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Do you need seaweed for your thyroid?

Last year, I attended a conference where I heard a talk that stunned me. The lecturer, Ryan Drum, PhD, was talking about the probable causes, and possible cures, for low thyroid function. His talk included easy testing methods and a simple, affordable solution to stimulate the thyroid gland naturally.

Ryan is a former university professor and researcher in cell biology and chemistry. He teaches herbology in workshops and at John Bastyr University (naturopathic college), and is a practicing medical herbalist. Ryan's specialty is seaweed. I haven't found anyone who knows as much as Ryan Drum about seaweed's role in thyroid function.

One in 10 women in this country have been diagnosed with thyroid problems. Some endocrinologists believe that one in four women have an underactive or overactive thyroid. One reason may be because our thyroid glands are twice as large as those in men, creating a greater need for iodine. When we're under stress, our thyroids become even larger and more active, causing us to need even more.

A recent epidemic of thyroid problems appears to be due to a decline in dietary iodine. In 1940, the typical American diet contained 500-800 micrograms of iodine. By 1995, that amount had dropped down to 135 micrograms. Thyroid problems are also caused by exposure to substances that interfere with iodine levels, and an increased exposure to harmful radioactive iodine.

All iodine is not the same

There are two forms of iodine: iodine 127 (safe, natural dietary iodine) and iodine 131 (a harmful radioactive by-product of nuclear energy). Your body absorbs and retains any kind of iodine, depositing most of it in your thyroid gland or breasts. If you're deficient in iodine, you'll absorb more radioactive iodine 131. But if you have enough dietary iodine, you won't absorb as much of the radioactive kind. The good iodine blocks the harmful type. Seaweed provides the dietary iodine you need for better thyroid function, and protects you from the harmful effects of radioactive iodine.

All of us have been exposed to radioactive iodine. Since 1945, radioactive material has been released into the air from nuclear testing and nuclear power plants. The ordinary day-to-day operations of these nuclear plants put harmful radioactive iodine into our atmosphere. Since we can't avoid it, we need to block its absorption. This exposure to iodine 131 is very possibly the origin of many thyroid disorders we're seeing today. The regular consumption of seaweed may restore your thyroid function.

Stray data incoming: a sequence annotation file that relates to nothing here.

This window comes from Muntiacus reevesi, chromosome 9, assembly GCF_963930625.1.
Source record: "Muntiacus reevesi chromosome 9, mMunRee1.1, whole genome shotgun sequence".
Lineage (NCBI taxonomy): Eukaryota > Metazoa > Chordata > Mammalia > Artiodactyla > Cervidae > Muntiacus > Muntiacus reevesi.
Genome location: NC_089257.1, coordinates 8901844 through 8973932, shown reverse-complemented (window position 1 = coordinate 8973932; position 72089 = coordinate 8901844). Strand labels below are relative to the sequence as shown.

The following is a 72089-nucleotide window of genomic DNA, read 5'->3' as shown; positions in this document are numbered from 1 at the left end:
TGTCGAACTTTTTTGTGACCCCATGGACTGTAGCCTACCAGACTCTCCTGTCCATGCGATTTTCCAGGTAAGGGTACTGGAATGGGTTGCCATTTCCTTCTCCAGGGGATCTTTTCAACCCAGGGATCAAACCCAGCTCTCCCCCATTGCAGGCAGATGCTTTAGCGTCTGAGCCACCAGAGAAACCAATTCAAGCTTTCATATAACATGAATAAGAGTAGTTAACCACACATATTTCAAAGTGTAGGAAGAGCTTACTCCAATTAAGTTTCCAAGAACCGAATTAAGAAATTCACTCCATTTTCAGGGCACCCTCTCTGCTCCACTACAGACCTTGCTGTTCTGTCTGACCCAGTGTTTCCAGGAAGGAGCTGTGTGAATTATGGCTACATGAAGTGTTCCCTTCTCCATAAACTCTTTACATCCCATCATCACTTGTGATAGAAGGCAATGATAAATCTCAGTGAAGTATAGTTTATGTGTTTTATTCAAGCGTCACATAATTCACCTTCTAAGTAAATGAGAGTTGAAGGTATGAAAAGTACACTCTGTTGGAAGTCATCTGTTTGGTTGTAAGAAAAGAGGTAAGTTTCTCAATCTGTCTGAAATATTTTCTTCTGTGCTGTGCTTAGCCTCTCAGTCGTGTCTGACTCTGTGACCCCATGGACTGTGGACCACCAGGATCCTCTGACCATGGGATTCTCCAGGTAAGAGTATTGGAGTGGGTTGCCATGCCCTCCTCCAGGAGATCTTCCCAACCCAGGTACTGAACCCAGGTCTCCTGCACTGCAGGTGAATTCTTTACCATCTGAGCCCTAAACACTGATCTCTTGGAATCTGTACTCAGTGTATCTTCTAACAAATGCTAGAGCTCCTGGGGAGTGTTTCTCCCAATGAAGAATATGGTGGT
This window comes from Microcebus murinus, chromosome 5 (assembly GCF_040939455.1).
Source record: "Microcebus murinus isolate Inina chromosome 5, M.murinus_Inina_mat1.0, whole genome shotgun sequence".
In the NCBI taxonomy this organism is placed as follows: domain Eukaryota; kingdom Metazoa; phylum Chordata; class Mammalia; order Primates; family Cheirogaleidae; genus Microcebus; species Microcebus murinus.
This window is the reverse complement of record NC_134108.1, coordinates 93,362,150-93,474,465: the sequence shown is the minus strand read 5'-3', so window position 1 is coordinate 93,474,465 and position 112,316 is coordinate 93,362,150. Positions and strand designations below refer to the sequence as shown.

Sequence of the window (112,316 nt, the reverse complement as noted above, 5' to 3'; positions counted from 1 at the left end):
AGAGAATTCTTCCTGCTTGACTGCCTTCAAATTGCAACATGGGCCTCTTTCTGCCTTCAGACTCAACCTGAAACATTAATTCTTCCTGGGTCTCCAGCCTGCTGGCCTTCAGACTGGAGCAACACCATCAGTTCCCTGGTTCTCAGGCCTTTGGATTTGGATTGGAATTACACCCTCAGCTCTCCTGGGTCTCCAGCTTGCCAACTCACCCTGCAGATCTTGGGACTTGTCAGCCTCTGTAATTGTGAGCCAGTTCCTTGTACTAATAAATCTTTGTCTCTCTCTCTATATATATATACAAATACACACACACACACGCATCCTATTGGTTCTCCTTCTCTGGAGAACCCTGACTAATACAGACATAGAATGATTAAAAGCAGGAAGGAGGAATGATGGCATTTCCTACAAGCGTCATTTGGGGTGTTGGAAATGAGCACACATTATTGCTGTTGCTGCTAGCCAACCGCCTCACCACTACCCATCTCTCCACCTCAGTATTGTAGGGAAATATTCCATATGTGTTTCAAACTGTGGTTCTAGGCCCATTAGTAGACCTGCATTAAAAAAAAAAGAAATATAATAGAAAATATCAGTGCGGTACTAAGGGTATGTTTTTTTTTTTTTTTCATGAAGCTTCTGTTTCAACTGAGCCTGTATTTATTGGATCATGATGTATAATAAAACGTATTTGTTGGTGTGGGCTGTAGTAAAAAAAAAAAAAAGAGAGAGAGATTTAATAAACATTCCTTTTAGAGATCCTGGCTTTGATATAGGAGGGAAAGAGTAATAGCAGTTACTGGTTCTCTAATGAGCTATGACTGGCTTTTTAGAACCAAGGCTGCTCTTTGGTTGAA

Some iodine in your body is concentrated in breast tissue. When radioactive iodine breaks down in your breasts, it can contribute to breast cancer. Dietary iodine blocks the absorption of this harmful iodine.

There's an association between low dietary iodine and an increased risk for breast, endometrial, and ovarian cancer. Low iodine can increase the production of estrogens, and your lifetime exposure to estrogens increases your risk for these cancers.

Substances that interfere with iodine

Water containing chlorine, fluoride, and bromine, used internally or externally, interferes with iodine molecules and causes your body to excrete the iodine it so needs. Chlorine is present in most city water supplies. Unless you dechlorinate your water, you are exposed to thyroid-lowering gases whenever you bathe, shower, or have a drink of water. You can quickly and easily remove chlorine in your shower with the Rainshow'r showerhead and the bath with the Rainshow'r Crystal Ball. Call 800-728-2288 for more information.

If you have a hot tub, you probably use chlorine or bromine. Both affect your iodine levels. Bromine is also found in some pesticides--another reason to eat organic food whenever possible--as well as dough conditioners (bread products).

Aspirin, blood thinners, and steroids all increase iodine excretion and can result in iodine deficiency thyroid problems. If you're taking any of these medications, ask your doctor to evaluate you for low thyroid function (hypothyroidism).

Test your iodine level

There's a simple way you can test your body's need for iodine that can give you an idea of whether or not to supplement your diet with seaweed.